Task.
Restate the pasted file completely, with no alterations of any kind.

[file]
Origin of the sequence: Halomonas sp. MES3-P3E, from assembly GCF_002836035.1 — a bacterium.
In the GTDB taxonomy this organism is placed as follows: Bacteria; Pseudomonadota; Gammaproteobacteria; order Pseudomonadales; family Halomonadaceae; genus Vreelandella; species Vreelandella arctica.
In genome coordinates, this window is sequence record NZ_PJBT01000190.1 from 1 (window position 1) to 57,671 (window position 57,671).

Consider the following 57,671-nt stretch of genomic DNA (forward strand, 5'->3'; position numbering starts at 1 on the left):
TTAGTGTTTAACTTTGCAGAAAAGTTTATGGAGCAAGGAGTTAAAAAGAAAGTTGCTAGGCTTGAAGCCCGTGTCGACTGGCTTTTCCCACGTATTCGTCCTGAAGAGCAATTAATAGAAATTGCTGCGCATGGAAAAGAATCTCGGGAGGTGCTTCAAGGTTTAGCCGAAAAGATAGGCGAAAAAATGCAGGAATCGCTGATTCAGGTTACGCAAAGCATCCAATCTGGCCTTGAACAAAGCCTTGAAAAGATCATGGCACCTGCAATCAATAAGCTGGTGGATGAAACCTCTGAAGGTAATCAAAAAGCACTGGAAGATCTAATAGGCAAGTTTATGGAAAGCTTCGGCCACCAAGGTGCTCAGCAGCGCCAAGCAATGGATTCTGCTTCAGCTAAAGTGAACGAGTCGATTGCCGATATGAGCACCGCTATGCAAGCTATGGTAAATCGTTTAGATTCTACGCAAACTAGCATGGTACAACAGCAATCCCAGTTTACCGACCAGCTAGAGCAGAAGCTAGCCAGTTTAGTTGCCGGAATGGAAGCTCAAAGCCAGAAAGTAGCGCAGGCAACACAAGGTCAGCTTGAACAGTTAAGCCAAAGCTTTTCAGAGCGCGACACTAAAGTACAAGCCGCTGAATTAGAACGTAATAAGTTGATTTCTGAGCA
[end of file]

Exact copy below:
Origin of the sequence: Halomonas sp. MES3-P3E, from assembly GCF_002836035.1 — a bacterium.
In the GTDB taxonomy this organism is placed as follows: Bacteria; Pseudomonadota; Gammaproteobacteria; order Pseudomonadales; family Halomonadaceae; genus Vreelandella; species Vreelandella arctica.
In genome coordinates, this window is sequence record NZ_PJBT01000190.1 from 1 (window position 1) to 57,671 (window position 57,671).

Consider the following 57,671-nt stretch of genomic DNA (forward strand, 5'->3'; position numbering starts at 1 on the left):
TTAGTGTTTAACTTTGCAGAAAAGTTTATGGAGCAAGGAGTTAAAAAGAAAGTTGCTAGGCTTGAAGCCCGTGTCGACTGGCTTTTCCCACGTATTCGTCCTGAAGAGCAATTAATAGAAATTGCTGCGCATGGAAAAGAATCTCGGGAGGTGCTTCAAGGTTTAGCCGAAAAGATAGGCGAAAAAATGCAGGAATCGCTGATTCAGGTTACGCAAAGCATCCAATCTGGCCTTGAACAAAGCCTTGAAAAGATCATGGCACCTGCAATCAATAAGCTGGTGGATGAAACCTCTGAAGGTAATCAAAAAGCACTGGAAGATCTAATAGGCAAGTTTATGGAAAGCTTCGGCCACCAAGGTGCTCAGCAGCGCCAAGCAATGGATTCTGCTTCAGCTAAAGTGAACGAGTCGATTGCCGATATGAGCACCGCTATGCAAGCTATGGTAAATCGTTTAGATTCTACGCAAACTAGCATGGTACAACAGCAATCCCAGTTTACCGACCAGCTAGAGCAGAAGCTAGCCAGTTTAGTTGCCGGAATGGAAGCTCAAAGCCAGAAAGTAGCGCAGGCAACACAAGGTCAGCTTGAACAGTTAAGCCAAAGCTTTTCAGAGCGCGACACTAAAGTACAAGCCGCTGAATTAGAACGTAATAAGTTGATTTCTGAGCA